50 Years Of ANCSA: As Early As 1962, Candidates Bill Egan & Ted Stevens Supported Native Alaska Land Claims

COPPER RIVER COUNTRY JOURNAL ANCSA 50th Anniversary Looking Back  Governor Bill Egan & Senator Ted Stevens (Wikipedia photos)  Native La...


ANCSA 50th Anniversary
Looking Back 
Governor Bill Egan & Senator Ted Stevens (Wikipedia photos) 

Native Land Claims Would Carry Out An 1884 Pledge, Ted Stevens Declared – As He First Ran For U.S. Senate 

Fifty years ago this month – on December 18th, 1971, President Richard Nixon signed the Alaska Native Claims Settlement Act into law. It transferred title of 44 million acres of land to for-profit Native regional corporations and more than 200 for-profit village corporations. 

Ahtna Incorporated, of the Copper Valley, was one of the participating regions. 

When the land claims act was approved, this was the culmination of many years of understanding that settling Native claims was the right thing to do. The topic of Native Land Claims had strong and early support from those running for office in Alaska. 

In 1962, Governor Bill Egan explained his stance to voters: 

1962 Statement By Bill Egan
"I believe that Natives have a legal and moral weight to the possession of lands which they have occupied since time immemorial.... In addition to simple possession, I believe it to be both desirable and necessary that occupants of aboriginal lands receive title to the lands as soon as possible...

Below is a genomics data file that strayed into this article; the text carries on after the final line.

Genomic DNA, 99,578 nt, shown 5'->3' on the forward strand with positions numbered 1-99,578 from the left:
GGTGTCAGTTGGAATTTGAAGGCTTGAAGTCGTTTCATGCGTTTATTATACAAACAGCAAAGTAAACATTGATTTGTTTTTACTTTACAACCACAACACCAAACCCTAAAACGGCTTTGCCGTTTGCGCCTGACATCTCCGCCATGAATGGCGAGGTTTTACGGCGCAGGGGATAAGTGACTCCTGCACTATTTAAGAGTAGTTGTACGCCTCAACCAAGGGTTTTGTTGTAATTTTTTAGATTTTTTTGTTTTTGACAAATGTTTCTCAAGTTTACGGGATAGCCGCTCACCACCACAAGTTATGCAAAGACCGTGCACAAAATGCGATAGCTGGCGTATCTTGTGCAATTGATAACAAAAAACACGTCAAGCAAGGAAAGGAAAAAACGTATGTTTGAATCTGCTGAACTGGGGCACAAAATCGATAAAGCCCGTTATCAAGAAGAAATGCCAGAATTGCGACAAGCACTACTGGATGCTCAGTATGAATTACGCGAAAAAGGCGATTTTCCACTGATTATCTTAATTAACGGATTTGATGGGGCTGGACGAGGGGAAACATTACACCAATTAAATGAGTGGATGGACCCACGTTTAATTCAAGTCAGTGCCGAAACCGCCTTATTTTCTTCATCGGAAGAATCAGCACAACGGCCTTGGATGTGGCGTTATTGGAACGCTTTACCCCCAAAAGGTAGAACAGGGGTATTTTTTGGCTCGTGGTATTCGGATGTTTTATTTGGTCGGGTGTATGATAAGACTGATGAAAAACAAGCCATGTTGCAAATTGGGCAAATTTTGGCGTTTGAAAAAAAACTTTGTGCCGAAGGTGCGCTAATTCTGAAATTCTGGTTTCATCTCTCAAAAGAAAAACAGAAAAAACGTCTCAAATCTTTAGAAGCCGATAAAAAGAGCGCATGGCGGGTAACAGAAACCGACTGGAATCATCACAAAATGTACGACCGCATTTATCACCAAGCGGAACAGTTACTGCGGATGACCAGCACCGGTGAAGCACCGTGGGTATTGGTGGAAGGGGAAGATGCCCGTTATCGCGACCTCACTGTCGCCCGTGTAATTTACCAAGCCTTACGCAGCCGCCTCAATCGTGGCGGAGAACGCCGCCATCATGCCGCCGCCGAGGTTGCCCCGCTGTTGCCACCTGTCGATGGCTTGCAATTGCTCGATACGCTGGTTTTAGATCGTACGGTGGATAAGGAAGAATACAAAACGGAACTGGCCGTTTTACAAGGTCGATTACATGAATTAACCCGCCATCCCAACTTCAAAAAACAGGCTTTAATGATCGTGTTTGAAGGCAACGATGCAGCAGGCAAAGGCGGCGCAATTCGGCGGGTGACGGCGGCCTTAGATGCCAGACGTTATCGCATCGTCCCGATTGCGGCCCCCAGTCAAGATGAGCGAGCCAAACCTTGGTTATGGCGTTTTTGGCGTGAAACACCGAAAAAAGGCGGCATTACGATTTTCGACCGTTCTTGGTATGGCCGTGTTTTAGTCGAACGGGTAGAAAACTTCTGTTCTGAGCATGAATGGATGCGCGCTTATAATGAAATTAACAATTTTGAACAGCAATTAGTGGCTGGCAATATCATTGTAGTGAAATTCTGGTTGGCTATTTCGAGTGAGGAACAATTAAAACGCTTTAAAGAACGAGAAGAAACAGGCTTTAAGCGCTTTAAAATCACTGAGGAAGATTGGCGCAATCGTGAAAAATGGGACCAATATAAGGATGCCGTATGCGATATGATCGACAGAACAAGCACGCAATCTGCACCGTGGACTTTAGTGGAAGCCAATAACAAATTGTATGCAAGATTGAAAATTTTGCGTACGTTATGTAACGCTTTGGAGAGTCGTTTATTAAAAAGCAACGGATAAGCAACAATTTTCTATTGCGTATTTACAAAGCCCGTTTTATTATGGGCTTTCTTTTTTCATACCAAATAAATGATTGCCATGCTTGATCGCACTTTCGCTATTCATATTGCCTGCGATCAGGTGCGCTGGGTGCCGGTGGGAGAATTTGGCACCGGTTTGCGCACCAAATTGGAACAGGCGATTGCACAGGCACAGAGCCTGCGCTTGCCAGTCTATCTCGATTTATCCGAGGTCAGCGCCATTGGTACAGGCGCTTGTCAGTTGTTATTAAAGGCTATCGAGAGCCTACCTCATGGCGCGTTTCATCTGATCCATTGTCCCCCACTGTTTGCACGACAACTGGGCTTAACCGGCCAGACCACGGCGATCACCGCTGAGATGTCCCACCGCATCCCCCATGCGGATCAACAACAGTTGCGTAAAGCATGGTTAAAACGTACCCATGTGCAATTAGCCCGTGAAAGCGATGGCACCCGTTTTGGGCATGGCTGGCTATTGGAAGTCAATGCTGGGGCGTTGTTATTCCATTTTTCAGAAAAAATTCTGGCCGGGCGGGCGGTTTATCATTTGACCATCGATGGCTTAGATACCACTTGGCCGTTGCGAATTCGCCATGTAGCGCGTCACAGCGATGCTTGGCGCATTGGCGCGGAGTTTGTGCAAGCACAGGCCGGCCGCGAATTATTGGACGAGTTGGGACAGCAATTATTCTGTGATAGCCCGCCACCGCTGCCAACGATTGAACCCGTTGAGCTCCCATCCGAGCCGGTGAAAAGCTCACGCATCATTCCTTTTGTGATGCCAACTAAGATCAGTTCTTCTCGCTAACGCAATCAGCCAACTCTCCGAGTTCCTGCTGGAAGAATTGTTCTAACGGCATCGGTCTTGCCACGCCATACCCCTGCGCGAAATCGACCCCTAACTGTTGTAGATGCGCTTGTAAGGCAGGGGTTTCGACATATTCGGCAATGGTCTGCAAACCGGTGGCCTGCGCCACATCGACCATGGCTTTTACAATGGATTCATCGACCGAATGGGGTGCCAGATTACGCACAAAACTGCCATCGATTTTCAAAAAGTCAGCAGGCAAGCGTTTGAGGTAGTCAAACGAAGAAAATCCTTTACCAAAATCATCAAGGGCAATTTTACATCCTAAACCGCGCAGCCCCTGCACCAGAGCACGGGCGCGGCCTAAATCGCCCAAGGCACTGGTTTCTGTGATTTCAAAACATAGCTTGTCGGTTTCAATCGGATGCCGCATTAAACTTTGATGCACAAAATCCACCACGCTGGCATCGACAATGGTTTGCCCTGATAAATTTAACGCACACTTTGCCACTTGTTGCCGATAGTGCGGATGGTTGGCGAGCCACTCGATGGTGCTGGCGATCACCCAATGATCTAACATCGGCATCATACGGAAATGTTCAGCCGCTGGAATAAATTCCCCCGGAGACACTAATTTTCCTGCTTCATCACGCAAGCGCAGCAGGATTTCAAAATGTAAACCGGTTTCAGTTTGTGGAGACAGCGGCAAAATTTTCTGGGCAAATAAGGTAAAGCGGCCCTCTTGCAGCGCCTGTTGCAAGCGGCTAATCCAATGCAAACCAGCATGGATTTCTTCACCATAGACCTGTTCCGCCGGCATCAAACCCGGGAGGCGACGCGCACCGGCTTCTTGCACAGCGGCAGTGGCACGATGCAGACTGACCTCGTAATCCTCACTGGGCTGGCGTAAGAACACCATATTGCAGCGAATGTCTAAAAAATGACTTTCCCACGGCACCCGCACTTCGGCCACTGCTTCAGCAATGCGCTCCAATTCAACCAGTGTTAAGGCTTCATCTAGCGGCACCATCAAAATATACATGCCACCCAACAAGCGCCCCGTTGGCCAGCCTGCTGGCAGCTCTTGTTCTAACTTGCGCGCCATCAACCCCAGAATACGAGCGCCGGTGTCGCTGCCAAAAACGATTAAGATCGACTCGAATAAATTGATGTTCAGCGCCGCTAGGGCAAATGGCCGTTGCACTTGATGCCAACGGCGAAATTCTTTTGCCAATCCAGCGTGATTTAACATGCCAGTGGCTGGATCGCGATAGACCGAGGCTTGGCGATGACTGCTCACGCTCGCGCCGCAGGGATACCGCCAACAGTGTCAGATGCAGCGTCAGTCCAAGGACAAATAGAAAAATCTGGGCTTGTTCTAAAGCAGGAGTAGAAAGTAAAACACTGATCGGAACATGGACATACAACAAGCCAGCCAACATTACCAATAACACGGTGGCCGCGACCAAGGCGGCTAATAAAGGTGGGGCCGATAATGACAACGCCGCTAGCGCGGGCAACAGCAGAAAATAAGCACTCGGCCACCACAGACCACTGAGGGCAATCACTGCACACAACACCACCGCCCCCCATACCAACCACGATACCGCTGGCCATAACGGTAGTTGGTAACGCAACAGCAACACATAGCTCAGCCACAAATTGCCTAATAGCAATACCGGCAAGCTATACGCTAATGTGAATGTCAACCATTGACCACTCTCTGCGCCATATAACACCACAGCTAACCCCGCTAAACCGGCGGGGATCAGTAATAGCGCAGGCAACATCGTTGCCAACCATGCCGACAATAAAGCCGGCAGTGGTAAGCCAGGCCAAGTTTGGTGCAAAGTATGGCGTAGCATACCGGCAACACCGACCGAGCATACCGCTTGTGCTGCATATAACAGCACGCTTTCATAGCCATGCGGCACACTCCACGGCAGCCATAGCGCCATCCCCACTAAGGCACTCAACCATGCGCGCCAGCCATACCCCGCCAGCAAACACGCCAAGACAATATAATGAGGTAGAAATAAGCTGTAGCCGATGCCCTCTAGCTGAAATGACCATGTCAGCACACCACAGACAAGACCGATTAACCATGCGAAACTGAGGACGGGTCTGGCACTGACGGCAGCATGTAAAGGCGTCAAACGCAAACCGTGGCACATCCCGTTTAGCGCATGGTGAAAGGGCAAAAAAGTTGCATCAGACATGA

That same year, Ted Stevens who was first running for U.S. Senate that year, agreed. He said:

1962 Statement By Ted Stevens
"There is no question, in my opinion that there are 'historic Native land claims.' The problem is that Congress has failed to carry out a pledge made in 1884 that Congress would define the extent and nature of the rights which are the basis of these claims... My position is that (as) Alaska's United States Senator, I will introduce legislation to create an Alaska Native Rights Commission... I believe legislation could be drafted to give Alaskan natives the right to select lands which would be deeded to an Alaska Native Land Corporation, wholly owned by Alaskan natives and managed by them..."

Stevens was a very popular U.S. Senator, and retained his seat from 1968 to 2009. 

(Note: The first U.S. military exploration of the Copper Valley occurred a year after the 1884 pledge Stevens referred to. Lieutenant Henry T. Allen didn't come up the Copper River to Taral and beyond... until 1885.) 


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